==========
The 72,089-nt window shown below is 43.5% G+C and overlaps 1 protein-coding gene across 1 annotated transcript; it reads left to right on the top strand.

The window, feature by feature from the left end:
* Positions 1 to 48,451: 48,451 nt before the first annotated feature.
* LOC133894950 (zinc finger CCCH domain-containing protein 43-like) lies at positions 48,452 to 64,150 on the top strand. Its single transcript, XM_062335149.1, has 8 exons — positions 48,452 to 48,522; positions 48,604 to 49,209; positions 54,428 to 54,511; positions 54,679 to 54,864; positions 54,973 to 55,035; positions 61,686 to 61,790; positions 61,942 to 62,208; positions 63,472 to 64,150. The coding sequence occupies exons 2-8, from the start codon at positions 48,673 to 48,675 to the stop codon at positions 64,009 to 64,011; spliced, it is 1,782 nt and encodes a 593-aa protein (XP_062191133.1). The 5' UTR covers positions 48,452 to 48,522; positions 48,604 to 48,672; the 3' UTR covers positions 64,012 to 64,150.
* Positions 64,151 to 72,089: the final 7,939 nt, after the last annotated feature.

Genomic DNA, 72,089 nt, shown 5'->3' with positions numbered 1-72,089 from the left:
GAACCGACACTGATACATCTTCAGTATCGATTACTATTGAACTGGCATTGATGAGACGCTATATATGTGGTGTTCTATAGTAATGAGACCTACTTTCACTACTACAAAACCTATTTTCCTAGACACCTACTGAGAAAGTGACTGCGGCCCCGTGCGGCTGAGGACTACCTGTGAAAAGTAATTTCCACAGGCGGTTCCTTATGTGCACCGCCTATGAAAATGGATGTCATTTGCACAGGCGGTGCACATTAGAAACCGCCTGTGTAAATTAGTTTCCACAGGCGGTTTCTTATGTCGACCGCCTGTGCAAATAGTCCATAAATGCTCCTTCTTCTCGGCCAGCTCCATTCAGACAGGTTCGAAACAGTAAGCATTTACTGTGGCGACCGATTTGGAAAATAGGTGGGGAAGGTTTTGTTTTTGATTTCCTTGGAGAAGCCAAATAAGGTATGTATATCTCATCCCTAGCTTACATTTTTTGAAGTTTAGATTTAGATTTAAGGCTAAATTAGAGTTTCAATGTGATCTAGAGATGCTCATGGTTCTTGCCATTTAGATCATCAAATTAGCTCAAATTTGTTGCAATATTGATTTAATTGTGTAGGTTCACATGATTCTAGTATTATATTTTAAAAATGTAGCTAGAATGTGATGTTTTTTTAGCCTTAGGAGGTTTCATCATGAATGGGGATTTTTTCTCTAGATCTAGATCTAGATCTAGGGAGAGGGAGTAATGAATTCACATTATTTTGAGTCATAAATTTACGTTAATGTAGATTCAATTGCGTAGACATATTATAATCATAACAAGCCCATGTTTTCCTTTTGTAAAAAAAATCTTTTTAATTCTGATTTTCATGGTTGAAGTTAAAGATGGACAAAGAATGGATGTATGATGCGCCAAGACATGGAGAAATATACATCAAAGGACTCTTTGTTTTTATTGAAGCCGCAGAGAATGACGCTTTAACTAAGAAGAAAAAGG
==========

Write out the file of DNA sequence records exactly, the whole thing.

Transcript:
The 72,089-nt window shown below is 43.5% G+C and overlaps 1 protein-coding gene across 1 annotated transcript; it reads left to right on the top strand.

The window, feature by feature from the left end:
* Positions 1 to 48,451: 48,451 nt before the first annotated feature.
* LOC133894950 (zinc finger CCCH domain-containing protein 43-like) lies at positions 48,452 to 64,150 on the top strand. Its single transcript, XM_062335149.1, has 8 exons — positions 48,452 to 48,522; positions 48,604 to 49,209; positions 54,428 to 54,511; positions 54,679 to 54,864; positions 54,973 to 55,035; positions 61,686 to 61,790; positions 61,942 to 62,208; positions 63,472 to 64,150. The coding sequence occupies exons 2-8, from the start codon at positions 48,673 to 48,675 to the stop codon at positions 64,009 to 64,011; spliced, it is 1,782 nt and encodes a 593-aa protein (XP_062191133.1). The 5' UTR covers positions 48,452 to 48,522; positions 48,604 to 48,672; the 3' UTR covers positions 64,012 to 64,150.
* Positions 64,151 to 72,089: the final 7,939 nt, after the last annotated feature.

Genomic DNA, 72,089 nt, shown 5'->3' with positions numbered 1-72,089 from the left:
GAACCGACACTGATACATCTTCAGTATCGATTACTATTGAACTGGCATTGATGAGACGCTATATATGTGGTGTTCTATAGTAATGAGACCTACTTTCACTACTACAAAACCTATTTTCCTAGACACCTACTGAGAAAGTGACTGCGGCCCCGTGCGGCTGAGGACTACCTGTGAAAAGTAATTTCCACAGGCGGTTCCTTATGTGCACCGCCTATGAAAATGGATGTCATTTGCACAGGCGGTGCACATTAGAAACCGCCTGTGTAAATTAGTTTCCACAGGCGGTTTCTTATGTCGACCGCCTGTGCAAATAGTCCATAAATGCTCCTTCTTCTCGGCCAGCTCCATTCAGACAGGTTCGAAACAGTAAGCATTTACTGTGGCGACCGATTTGGAAAATAGGTGGGGAAGGTTTTGTTTTTGATTTCCTTGGAGAAGCCAAATAAGGTATGTATATCTCATCCCTAGCTTACATTTTTTGAAGTTTAGATTTAGATTTAAGGCTAAATTAGAGTTTCAATGTGATCTAGAGATGCTCATGGTTCTTGCCATTTAGATCATCAAATTAGCTCAAATTTGTTGCAATATTGATTTAATTGTGTAGGTTCACATGATTCTAGTATTATATTTTAAAAATGTAGCTAGAATGTGATGTTTTTTTAGCCTTAGGAGGTTTCATCATGAATGGGGATTTTTTCTCTAGATCTAGATCTAGATCTAGGGAGAGGGAGTAATGAATTCACATTATTTTGAGTCATAAATTTACGTTAATGTAGATTCAATTGCGTAGACATATTATAATCATAACAAGCCCATGTTTTCCTTTTGTAAAAAAAATCTTTTTAATTCTGATTTTCATGGTTGAAGTTAAAGATGGACAAAGAATGGATGTATGATGCGCCAAGACATGGAGAAATATACATCAAAGGACTCTTTGTTTTTATTGAAGCCGCAGAGAATGACGCTTTAACTAAGAAGAAAAAGG